Example of a Shadorma

Woman in red summer dress sitting on the beach looking toward the wavy ocean

By daybreak
my eyes bleed buckets
of hot tears,
searing me,
because her hand was mine once,
just to be stolen.

The above poem is a simple straight-to-the-point take on the shadorma.

With short poems, crisp imagery and immediate impact are key.

There’s no time for some exhaustive windup or gradual introduction of characters and their traits.

Only one moment and one image will usually fit, so you have to make it count.

At 26 syllables, the shadorma is one of the shortest forms I’ve covered, so the advice is especially relevant in this instance.

If it required meter or rhyme then it wouldn’t be nearly as charming, since that would inevitably bring the difficulty and reach far beyond the casual level.

Tips for Writing a Shadorma

Pen, paper, ink and green flower on a wooden table.

While the shadorma doesn’t mandate seasonal words or cutting words as the traditional haiku does, there are nonetheless a variety of topics that just won’t work.

If you start writing a shadorma and find that you’re consistently running out of room for the details of the poem, it might be time to stop and ask yourself if this is really the best format for what you want to say.

Specifically, the form functions best as a snapshot.

One exact and brutally vivid portrait of a moment in time or some thought or feeling is portrayed through strong word choices and emotive language.

Pay special attention to the verbs and nouns you use.

Are there places where you could have used more impactful and substantial words?

Since the poem as a whole has so few words in it, you should take the extra moment to reexamine your word choices and ask if you’ve really squeezed all the feeling you can out of them.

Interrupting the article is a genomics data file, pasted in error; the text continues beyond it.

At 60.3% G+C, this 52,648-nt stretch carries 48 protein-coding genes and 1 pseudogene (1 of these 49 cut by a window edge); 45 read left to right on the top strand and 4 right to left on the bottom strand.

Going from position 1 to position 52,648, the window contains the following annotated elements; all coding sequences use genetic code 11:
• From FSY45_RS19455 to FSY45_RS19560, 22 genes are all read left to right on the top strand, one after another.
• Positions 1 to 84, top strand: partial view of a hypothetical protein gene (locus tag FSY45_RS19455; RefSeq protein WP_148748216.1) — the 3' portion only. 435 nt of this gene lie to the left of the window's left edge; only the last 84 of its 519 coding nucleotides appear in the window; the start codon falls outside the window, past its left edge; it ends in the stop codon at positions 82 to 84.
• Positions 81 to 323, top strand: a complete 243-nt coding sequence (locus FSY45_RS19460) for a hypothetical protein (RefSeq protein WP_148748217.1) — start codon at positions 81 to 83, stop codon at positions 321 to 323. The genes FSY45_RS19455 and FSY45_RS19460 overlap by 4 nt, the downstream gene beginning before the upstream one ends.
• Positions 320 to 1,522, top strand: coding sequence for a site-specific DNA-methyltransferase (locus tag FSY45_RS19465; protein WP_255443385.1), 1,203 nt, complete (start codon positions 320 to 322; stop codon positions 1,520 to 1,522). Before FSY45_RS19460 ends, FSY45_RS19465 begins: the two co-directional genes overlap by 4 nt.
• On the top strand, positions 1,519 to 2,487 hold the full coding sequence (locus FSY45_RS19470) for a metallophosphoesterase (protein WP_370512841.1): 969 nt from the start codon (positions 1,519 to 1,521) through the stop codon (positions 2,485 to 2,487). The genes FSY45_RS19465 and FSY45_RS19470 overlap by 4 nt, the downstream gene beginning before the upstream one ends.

“Broken” glass isn’t the same, emotionally, as shattered glass.

A “man” doesn’t have the same presence as a father.

There’s a big difference between “walking” past an ex-lover and skipping past an ex-lover.

Stop at every individual word or phrase and ask yourself if there was another option that hits harder.

Also, feel free to extend the rules and write a reversed shadorma, chained shadorma, longer or shorter shadorma variant, etc.

If anyone challenges your authority to invent a new take on the shadorma, ask them to show you where the poem form was originally “discovered.”

Poet’s Note


If you think I’m being too suspicious of the form, allow me to draw your attention to the Wikipedia article about this form.

Even a source with countless contributors and global reach is only able to say that the shadorma is “alleged” to be from Spain.

Keep in mind that Wikipedia has such a dedicated user base that the article about gorgonzola, a type of cheese that I chose at random to prove my point, has no less than nine sources listed, complete with hyperlinks.

Comprehensive Collection of Poetry Forms: Craft Words Into Art